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No Business. —There was a clean sheet at the R.M. Court to-day. Racing Club. — A committee meeting took place this afternoon. Particulars of the business arrived to hand too late for publication, but will appear in our next issue.

Catholic Church, Rakaia.— The Rev. P. Coffey will hold services at the residence of Mr William Doherty, during tomorrow.

Irrepressible Lottie. —The Auckland Observer states that “ Lottie Wilmot proceeds for libel against the Napier Telegraph and half-a dozen other Southern papers. ” Broke Down. —The Auckland police yesterday failed to secure a conviction in any one of the cases which they brought against various publicans for breaches of the Licensing Act. On the Right Side. —At the annual meeting of the Otago Daily Times and Witness Company, hold yesterday, the balance-sheet showed the nett profit for the year to be L 1,349 4s. The “Telegraph” Company.—At a meeting of the shareholders yesterday, instructions were given to wind up the affairs in connection therewith, and liquidators appointed. And Yet Another. Wickham, of the Free Lance, has been committed for trial on the charge of libelling Mr Hurst, M.H.R. for City West. Bail was allowed, himself in L2OO and two sureties of LIOO each.

The Engine Shed. —A public meeting is convened by his Worship the Mayor for Thursday next, at the Town Hall, to endeavor to obtain the removal of the railway engine shod to a site whore it will be less a nuisance to the township.

Grand National Steeplechases.— The entries for the events at this annual meeting, to bo held this year at Timaru, appear elsewhere. They are far behind previous years in point of numbers, and are entirely confined to Middle Island horses.

Died in Gaol. —Thomas Fidgett, alias Shelon, who was sentenced to penal servitude at the criminal sessions of the Sureme Court, April, 1879, for setting fire Do some stacks at Otahuhu, died sudtdenly at Mount Eden Gaol yesterday. H® had previously tried to throw a train off the rails. He is said to have been a lieutentant in the Royal Navy. A Junenile Bushranger.-— A boy named Mulhern, 14 years old, belonging to the Auckland Industrial Home, and placed out with Mr Wyatt, of Kaipara, stole a horse, saddle and bridle, sealskin ru", and a tomahawk, and has taken to the bush. The horse has been recovered, but the police have not succeeded in capturing Mulhern. Suicide. The medical examination yesterday on the body of Thomas Peake, an architect, who was found dead at Wanganui on Thursday, disclosed the fact that he had poisoned himself with strychnine. A verdict was returned at the inquest, that deceased committed suicide while in a state of temporary insanity.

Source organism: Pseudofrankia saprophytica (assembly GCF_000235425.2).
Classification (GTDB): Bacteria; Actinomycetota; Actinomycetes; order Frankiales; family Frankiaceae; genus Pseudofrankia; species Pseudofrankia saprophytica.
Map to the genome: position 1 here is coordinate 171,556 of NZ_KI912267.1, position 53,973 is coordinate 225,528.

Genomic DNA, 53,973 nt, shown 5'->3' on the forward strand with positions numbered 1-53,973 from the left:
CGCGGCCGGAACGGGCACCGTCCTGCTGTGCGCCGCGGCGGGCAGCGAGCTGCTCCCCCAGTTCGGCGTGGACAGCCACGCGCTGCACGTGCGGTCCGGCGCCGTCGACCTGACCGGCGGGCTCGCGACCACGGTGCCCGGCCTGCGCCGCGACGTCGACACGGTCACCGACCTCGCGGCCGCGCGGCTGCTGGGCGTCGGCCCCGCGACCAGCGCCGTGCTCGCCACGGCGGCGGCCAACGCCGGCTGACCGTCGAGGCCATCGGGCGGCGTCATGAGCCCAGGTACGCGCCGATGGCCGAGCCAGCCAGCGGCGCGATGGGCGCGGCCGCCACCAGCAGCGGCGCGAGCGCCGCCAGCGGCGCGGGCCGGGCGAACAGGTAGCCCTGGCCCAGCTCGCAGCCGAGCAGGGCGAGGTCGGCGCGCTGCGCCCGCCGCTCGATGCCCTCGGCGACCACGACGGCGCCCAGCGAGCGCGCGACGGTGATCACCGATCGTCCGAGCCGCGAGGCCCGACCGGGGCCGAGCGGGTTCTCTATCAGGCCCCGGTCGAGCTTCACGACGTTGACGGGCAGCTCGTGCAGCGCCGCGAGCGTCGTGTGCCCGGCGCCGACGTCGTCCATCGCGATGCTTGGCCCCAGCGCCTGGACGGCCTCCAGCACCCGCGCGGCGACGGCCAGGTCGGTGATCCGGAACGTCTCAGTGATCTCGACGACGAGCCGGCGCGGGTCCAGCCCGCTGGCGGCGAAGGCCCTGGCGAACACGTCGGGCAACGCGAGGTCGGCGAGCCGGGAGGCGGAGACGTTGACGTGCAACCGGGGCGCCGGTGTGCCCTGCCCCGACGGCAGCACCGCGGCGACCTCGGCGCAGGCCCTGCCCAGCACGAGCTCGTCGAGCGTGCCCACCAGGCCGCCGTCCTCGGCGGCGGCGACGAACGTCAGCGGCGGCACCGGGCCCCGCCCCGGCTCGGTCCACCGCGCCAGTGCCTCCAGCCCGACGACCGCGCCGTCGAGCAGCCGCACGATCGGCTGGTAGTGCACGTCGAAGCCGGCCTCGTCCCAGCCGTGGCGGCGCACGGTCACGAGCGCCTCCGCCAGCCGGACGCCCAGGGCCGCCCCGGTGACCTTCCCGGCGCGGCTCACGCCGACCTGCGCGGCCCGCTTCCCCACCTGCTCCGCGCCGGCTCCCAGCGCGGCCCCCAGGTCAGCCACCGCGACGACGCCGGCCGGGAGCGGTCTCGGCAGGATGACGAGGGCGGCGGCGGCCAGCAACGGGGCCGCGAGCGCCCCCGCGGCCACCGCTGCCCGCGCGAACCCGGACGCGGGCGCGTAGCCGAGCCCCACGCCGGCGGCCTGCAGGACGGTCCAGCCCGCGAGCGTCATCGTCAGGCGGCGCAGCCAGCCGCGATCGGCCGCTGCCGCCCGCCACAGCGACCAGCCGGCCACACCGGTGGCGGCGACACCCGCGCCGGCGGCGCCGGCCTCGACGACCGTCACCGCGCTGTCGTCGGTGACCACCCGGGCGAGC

Another Defaulter. A telegram from Christchurch this afternoon, states that a warrant has been issued for the arrest of Mr W. W. Charters, who is now known to have left in the ship Orari for London. It is reported that defalcations to the extent of L 2,000 have been discovered in the accounts of the Sydenham Building Society, of which lie was manager. A warrant will be despatched by mail leaving to-day.

St Stephen’s Sunday School Festival. —The annual treat In connection with the St Stephen’s Sunday School, took place yesterday, and was a great Success. The children were marched from the Church—where they first assembled and received an address from the incumbent—to the parsonage grounds, whore fun and frolic held high rule throughout the day. Every praise is due to the ladies and gentlemen who lent their assistance to ensure the success of the treat. Parliament out of Session. —Mr Levin met the Wellington electors last evening, and during the course of his remarks said he regretted Mr Bryce’s retirement, was in favor of Mr Rolleston’s land administration, but disapproved of indiscriminate settlement of people on the land. He would preserve the present education system intact, but he thought it cost more than we had a right to spend on it, and many economies ought to be practiced. Without impairing efficiency he would alter the age of compulsory education, and make the fourth standard the maximum in ordinary schools, but would have in each district a school to teach the fifth and sixth standards, charging a small fee to those able to pay it. He received a vote of thanks and confidence at the conclusion of his remarks.